I stood back and observed while Christmas music played softly in the background, names were called out one-by-one and loved ones hung handmade ornaments on a perfectly-shaped, 7-foot tall evergreen tree already full of past year's decorations -- photos, paper combat boots and dog tags adorned its yet-to-be-lit branches.

I would carefully, and as quietly as I could, step up with each name called snapping a quick photo, trying to keep my mind busy thinking about what I needed to pick up on my way home or the plans my husband and I had made for the weekend -- anything but what was going on around me and why I was there.

Through the years I've attended and reported on numerous events, to include military funerals and other emotional occasions, and I've never had a problem keeping my emotions in check. Hiding behind a camera helps create more of a feeling of distance in those instances.

Only this time it wasn't working.

In all appearances the event looked like your typical holiday party or family get-together, but there will never be any beautifully wrapped presents under this tree and the energy in the room was a mix of anxiety, sadness and yes, even joy. This particular tree is a remembrance tree that provides an opportunity for families in Fort Leonard Wood's Survivor Outreach Services program a chance to honor their departed service members.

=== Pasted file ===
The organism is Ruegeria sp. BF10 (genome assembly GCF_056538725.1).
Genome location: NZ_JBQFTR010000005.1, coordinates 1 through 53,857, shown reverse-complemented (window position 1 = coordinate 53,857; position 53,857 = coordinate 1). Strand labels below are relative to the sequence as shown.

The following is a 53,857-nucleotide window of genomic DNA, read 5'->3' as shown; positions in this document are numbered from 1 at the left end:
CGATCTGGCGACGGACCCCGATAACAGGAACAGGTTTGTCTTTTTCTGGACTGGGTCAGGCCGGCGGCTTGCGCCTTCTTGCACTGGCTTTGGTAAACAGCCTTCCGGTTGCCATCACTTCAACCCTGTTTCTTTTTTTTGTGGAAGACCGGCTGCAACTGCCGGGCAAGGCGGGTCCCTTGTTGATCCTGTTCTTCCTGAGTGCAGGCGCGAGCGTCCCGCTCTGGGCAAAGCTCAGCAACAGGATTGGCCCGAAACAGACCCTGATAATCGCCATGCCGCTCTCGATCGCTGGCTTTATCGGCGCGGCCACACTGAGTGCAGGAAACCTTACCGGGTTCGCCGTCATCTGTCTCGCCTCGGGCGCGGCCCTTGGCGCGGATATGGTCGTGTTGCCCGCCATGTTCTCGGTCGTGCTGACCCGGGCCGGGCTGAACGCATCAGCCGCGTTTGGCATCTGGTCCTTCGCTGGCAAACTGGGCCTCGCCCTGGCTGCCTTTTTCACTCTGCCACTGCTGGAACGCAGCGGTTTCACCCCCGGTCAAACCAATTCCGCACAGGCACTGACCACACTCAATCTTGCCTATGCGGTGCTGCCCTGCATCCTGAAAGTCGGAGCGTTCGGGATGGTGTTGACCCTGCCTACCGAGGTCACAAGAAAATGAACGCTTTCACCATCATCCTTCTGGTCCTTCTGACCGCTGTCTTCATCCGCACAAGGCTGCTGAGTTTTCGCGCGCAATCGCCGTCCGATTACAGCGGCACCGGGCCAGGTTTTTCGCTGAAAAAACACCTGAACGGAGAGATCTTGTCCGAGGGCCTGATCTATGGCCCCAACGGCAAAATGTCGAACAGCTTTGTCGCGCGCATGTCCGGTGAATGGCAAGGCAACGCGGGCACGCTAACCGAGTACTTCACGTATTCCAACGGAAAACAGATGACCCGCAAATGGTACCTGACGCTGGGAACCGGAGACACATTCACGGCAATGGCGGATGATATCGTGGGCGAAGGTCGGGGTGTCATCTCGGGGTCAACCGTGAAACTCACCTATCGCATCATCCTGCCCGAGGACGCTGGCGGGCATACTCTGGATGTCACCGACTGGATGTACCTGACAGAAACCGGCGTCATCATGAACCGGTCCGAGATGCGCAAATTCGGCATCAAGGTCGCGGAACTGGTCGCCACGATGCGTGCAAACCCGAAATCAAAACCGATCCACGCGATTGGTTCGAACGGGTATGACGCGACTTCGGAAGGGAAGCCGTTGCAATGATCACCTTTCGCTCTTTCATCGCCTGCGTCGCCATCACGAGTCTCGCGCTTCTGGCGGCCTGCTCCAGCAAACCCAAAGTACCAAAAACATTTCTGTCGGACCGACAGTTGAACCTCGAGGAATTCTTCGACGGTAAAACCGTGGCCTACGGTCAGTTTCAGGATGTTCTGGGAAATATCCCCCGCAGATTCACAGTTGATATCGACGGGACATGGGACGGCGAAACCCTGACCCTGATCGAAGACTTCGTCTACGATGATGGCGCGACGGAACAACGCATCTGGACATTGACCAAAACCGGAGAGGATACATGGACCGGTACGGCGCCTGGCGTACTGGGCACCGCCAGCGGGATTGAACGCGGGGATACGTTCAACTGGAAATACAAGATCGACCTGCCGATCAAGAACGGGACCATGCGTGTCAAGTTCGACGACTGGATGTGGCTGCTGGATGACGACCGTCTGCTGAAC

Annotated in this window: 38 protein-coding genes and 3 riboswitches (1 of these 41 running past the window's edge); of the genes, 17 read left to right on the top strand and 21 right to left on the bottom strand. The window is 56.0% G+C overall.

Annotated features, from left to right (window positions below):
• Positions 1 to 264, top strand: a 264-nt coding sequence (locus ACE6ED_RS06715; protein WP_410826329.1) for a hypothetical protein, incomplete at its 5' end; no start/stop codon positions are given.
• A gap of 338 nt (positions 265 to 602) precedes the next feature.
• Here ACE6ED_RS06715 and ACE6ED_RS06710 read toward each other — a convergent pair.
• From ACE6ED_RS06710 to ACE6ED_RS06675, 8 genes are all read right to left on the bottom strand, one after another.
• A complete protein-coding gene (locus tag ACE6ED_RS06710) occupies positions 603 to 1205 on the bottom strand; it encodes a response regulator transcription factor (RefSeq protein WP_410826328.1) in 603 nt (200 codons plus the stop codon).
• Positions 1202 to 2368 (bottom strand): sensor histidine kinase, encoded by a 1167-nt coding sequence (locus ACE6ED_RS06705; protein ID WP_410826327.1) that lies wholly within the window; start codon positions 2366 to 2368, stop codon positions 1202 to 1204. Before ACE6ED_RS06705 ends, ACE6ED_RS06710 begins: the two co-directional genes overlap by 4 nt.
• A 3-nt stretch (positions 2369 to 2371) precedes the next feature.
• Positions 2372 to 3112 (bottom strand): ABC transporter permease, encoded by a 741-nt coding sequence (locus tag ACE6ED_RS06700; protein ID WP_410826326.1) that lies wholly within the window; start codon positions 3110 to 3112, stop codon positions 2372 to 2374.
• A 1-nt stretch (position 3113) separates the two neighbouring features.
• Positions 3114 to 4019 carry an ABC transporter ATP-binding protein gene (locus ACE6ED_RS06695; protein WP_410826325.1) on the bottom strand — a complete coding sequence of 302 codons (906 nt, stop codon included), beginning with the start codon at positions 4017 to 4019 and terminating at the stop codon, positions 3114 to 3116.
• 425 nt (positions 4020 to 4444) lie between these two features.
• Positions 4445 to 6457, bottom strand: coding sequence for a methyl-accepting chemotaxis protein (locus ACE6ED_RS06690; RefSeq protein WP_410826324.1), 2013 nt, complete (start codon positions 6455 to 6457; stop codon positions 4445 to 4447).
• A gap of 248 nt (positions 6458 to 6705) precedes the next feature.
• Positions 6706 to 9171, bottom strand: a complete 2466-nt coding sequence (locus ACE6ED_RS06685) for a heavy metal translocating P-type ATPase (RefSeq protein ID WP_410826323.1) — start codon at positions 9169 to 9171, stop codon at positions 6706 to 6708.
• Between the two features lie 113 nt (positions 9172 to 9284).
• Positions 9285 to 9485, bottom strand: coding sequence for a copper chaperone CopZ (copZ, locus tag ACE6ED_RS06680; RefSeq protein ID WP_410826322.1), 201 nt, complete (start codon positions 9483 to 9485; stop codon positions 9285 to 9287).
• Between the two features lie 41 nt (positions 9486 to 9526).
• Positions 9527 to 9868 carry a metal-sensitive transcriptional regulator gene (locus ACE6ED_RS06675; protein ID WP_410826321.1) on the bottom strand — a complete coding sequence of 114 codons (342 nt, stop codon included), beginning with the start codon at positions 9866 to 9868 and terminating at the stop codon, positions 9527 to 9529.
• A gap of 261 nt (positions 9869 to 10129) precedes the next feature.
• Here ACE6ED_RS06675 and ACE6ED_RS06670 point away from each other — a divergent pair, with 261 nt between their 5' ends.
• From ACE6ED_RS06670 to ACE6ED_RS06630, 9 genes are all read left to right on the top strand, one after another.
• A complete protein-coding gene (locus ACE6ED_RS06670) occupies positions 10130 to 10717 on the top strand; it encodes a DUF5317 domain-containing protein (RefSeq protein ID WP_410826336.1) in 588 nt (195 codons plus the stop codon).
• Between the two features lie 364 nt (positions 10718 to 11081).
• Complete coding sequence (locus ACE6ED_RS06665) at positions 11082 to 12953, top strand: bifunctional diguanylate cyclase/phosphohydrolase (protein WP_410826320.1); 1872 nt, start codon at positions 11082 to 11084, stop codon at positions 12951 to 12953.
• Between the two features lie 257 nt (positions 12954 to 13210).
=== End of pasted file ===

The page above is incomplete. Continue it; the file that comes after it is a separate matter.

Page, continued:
Each year Jodi Carmack, SOS coordinator, and her team of volunteers hand-make new ornaments for surviving families to place on the Angel-Bell Tree located in the Army Community Service building, and after the holidays the ornaments are carefully filed away to be placed back on the tree the following year.

Participants are encouraged to say a few words in memory of their loved one if they feel moved to do so, but silence and tears are also completely understood.

I listened intently as one mother talked tearfully about how her son was killed in a vehicle accident in Kuwait only three months into his first deployment. He had been in the military for just 18 months at the time of his death. Through her tears she talked of how proud she was and that he loved what he did.

She talked about the amount of love and support her family has received and said, "We became a part of a family we never knew existed."

All spoke of how important events like this are to them.

I wondered secretly how each one of them could be so strong after what they had experienced.

And then it happened…as I spoke with another mother who lost her only child to a suicide bomber in Afghanistan, I could feel tears streaming down my face and I selfishly thought how thankful I was that the loss was not mine -- not my son, not my husband.

This was the day I realized just how very fortunate I was as a military spouse not to have had to experience that level of heartache and grief.

I am one of the lucky ones.

My heart goes out to these families, especially during the holiday season. I can never tell them or even express how truly grateful I am for their loved ones' service.